But what if businesses could go one step further, reaching net zero and beyond by 2030? We’ll be interviewing game-changing organisations throughout B Corp month to find out how we can create and communicate a net zero future. The B Corp accreditation has huge potential to inspire more businesses to drive positive and meaningful action on climate change. So please tune in and listen to a series of business pioneers leading the way.

Hello, my Net Zero hero guest today is Mark Cuddigan on Ella’s Kitchen. Their mission is to improve children’s lives through developing healthy relationships with food. They are also deeply committed to spearheading a different kind of business model that is both ethical and sustainable. And I have to say, they have of some of the most beautiful creative sustainability reports I’ve ever seen. Welcome Mark.

Mark Cuddigan, Ella’s Kitchen (1:21)
Hi, thanks for having me. And it’s the first time I’ve ever been called a Net Zero Hero, or a hero of any sort. So thank you.

JB (1:29)
No problem at all. This audio series is all about talking to pioneering B Corps who are pushing to go beyond net zero, as we need to keep global warming below 1.5 degrees to avoid irreversible damage to societies and our natural world. We think business has a big part to play. So I wanted to dig a little bit deeper and ask what you think is the role of the B Corp movement in helping the UK to achieve and exceed our net zero targets?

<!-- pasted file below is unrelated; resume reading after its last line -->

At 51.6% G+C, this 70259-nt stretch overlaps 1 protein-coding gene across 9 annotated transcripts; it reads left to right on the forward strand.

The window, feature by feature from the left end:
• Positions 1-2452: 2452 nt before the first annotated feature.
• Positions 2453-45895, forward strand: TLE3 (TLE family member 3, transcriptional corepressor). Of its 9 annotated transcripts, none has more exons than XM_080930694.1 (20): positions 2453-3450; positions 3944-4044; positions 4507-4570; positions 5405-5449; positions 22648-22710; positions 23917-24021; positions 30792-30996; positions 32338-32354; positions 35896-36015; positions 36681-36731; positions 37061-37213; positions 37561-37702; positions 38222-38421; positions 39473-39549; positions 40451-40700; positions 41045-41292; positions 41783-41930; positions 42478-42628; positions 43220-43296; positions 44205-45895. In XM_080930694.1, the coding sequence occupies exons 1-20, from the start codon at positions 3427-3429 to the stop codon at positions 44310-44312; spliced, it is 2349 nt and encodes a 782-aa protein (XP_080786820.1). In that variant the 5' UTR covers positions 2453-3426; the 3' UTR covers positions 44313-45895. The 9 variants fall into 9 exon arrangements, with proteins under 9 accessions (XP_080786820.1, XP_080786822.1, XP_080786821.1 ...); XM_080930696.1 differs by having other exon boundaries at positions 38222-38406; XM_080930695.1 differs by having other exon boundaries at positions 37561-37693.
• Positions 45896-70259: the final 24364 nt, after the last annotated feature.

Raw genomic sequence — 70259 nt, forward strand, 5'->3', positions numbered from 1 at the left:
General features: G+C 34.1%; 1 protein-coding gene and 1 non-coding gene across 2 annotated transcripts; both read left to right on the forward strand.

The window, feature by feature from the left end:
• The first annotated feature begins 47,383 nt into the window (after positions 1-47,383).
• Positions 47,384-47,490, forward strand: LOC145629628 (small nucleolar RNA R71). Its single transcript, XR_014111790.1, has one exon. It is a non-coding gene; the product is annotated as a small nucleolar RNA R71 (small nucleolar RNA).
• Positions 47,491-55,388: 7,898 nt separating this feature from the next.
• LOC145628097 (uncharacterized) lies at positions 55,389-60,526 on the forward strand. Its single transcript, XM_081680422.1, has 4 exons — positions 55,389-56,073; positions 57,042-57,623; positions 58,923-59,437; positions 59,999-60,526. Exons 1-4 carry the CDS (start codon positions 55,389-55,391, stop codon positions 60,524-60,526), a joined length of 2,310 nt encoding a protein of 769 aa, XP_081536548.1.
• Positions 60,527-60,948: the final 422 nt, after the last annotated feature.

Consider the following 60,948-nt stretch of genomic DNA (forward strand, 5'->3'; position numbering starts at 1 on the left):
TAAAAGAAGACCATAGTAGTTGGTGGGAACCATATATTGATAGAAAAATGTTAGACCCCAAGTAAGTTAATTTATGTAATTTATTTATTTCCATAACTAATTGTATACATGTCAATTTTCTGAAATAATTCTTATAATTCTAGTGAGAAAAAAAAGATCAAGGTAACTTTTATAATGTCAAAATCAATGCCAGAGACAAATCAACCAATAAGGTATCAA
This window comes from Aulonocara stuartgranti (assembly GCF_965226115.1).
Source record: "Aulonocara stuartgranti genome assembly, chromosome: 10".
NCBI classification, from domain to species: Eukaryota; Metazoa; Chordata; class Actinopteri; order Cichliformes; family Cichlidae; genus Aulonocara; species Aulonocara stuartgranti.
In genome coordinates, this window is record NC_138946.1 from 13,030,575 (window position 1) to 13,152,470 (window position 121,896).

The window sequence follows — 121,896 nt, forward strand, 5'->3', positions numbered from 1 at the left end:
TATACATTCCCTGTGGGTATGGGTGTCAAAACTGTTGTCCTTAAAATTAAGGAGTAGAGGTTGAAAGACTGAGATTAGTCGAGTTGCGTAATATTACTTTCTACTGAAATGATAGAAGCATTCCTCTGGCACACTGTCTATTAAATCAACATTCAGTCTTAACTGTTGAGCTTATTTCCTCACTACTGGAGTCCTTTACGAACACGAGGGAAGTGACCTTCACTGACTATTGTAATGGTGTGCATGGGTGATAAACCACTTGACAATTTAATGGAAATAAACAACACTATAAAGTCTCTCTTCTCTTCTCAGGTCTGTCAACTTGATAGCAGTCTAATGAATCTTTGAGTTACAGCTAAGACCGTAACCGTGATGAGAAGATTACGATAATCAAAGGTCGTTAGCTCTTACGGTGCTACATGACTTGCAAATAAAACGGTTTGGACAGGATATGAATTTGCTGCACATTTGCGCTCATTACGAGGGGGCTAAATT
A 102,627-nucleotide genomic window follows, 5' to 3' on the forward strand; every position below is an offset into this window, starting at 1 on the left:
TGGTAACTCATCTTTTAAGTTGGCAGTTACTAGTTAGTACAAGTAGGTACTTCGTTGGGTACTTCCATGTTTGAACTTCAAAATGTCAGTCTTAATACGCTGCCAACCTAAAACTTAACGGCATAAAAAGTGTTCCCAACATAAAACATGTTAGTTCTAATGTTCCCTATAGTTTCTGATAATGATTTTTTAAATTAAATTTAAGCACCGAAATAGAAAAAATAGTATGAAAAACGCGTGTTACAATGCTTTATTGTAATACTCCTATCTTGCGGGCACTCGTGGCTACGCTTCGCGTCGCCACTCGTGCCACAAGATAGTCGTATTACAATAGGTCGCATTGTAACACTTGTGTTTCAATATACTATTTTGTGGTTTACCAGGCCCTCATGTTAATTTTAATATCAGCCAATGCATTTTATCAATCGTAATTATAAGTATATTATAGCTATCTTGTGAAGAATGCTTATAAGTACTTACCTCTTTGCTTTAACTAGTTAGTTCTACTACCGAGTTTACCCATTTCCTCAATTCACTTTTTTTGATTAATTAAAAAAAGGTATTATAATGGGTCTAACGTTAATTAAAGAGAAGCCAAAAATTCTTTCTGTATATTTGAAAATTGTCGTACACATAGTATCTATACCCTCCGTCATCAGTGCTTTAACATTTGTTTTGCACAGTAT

MC (1:57)
Well, there are nearly 500 certified B Corps in the UK. And the worldwide community is approaching 4000, which is brilliant. And the movement in the UK is growing at roughly one company certifying every day at the moment, which is amazing. And that’s been pretty consistent throughout the whole pandemic, which just goes to show what people are prioritising, which is absolutely brilliant. But that’s still a very very small number when compared obviously, against all UK companies.

So for now, I would say the movement can play a part by leading, leading by committing to net zero, and then becoming net zero businesses, which is obviously crucial. And leading in showing there’s another way to run a business. And that if companies changed the way they measure success in business, than being just about profit, measuring its impact on people and the planet too, then actually we’ll be more successful. I think that’s actually the way that we can really lead a massive change is showing that this other way, is not only better way for the environment and people, but actually commercially it’s a better way.